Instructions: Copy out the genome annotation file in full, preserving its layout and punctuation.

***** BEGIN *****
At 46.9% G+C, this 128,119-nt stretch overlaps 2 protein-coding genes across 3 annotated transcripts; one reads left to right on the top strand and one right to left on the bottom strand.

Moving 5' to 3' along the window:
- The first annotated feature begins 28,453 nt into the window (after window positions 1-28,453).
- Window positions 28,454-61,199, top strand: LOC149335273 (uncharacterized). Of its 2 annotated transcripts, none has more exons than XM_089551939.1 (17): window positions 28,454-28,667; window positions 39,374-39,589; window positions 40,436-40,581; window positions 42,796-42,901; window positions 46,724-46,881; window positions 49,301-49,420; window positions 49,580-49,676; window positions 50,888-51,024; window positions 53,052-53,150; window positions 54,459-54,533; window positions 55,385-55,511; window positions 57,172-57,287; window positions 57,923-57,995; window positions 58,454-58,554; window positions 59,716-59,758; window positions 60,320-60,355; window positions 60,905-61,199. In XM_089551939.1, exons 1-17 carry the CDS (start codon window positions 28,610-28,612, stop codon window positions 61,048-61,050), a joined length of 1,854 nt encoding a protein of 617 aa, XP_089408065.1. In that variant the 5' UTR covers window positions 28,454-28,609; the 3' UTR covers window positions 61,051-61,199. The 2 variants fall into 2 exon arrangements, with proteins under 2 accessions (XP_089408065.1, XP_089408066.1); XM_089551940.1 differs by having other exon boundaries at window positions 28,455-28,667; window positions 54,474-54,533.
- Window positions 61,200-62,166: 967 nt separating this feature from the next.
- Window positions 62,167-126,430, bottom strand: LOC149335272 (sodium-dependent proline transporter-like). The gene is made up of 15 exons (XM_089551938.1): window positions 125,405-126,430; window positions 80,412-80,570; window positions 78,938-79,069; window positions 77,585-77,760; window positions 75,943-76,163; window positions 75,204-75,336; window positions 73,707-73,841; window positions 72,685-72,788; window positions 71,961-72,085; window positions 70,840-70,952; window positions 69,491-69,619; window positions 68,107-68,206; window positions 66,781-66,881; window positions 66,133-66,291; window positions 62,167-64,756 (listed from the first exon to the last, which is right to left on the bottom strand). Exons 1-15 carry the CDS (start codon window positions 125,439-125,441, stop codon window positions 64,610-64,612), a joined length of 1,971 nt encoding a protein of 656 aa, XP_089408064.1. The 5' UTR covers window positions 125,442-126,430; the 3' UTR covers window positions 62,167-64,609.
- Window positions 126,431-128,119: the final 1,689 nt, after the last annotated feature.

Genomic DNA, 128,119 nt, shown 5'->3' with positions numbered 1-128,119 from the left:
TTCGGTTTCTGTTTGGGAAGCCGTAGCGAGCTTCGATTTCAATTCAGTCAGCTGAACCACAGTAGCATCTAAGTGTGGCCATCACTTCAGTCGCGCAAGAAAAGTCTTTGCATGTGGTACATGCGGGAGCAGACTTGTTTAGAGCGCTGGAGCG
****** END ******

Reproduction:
At 46.9% G+C, this 128,119-nt stretch overlaps 2 protein-coding genes across 3 annotated transcripts; one reads left to right on the top strand and one right to left on the bottom strand.

Moving 5' to 3' along the window:
- The first annotated feature begins 28,453 nt into the window (after window positions 1-28,453).
- Window positions 28,454-61,199, top strand: LOC149335273 (uncharacterized). Of its 2 annotated transcripts, none has more exons than XM_089551939.1 (17): window positions 28,454-28,667; window positions 39,374-39,589; window positions 40,436-40,581; window positions 42,796-42,901; window positions 46,724-46,881; window positions 49,301-49,420; window positions 49,580-49,676; window positions 50,888-51,024; window positions 53,052-53,150; window positions 54,459-54,533; window positions 55,385-55,511; window positions 57,172-57,287; window positions 57,923-57,995; window positions 58,454-58,554; window positions 59,716-59,758; window positions 60,320-60,355; window positions 60,905-61,199. In XM_089551939.1, exons 1-17 carry the CDS (start codon window positions 28,610-28,612, stop codon window positions 61,048-61,050), a joined length of 1,854 nt encoding a protein of 617 aa, XP_089408065.1. In that variant the 5' UTR covers window positions 28,454-28,609; the 3' UTR covers window positions 61,051-61,199. The 2 variants fall into 2 exon arrangements, with proteins under 2 accessions (XP_089408065.1, XP_089408066.1); XM_089551940.1 differs by having other exon boundaries at window positions 28,455-28,667; window positions 54,474-54,533.
- Window positions 61,200-62,166: 967 nt separating this feature from the next.
- Window positions 62,167-126,430, bottom strand: LOC149335272 (sodium-dependent proline transporter-like). The gene is made up of 15 exons (XM_089551938.1): window positions 125,405-126,430; window positions 80,412-80,570; window positions 78,938-79,069; window positions 77,585-77,760; window positions 75,943-76,163; window positions 75,204-75,336; window positions 73,707-73,841; window positions 72,685-72,788; window positions 71,961-72,085; window positions 70,840-70,952; window positions 69,491-69,619; window positions 68,107-68,206; window positions 66,781-66,881; window positions 66,133-66,291; window positions 62,167-64,756 (listed from the first exon to the last, which is right to left on the bottom strand). Exons 1-15 carry the CDS (start codon window positions 125,439-125,441, stop codon window positions 64,610-64,612), a joined length of 1,971 nt encoding a protein of 656 aa, XP_089408064.1. The 5' UTR covers window positions 125,442-126,430; the 3' UTR covers window positions 62,167-64,609.
- Window positions 126,431-128,119: the final 1,689 nt, after the last annotated feature.

Genomic DNA, 128,119 nt, shown 5'->3' with positions numbered 1-128,119 from the left:
TTCGGTTTCTGTTTGGGAAGCCGTAGCGAGCTTCGATTTCAATTCAGTCAGCTGAACCACAGTAGCATCTAAGTGTGGCCATCACTTCAGTCGCGCAAGAAAAGTCTTTGCATGTGGTACATGCGGGAGCAGACTTGTTTAGAGCGCTGGAGCG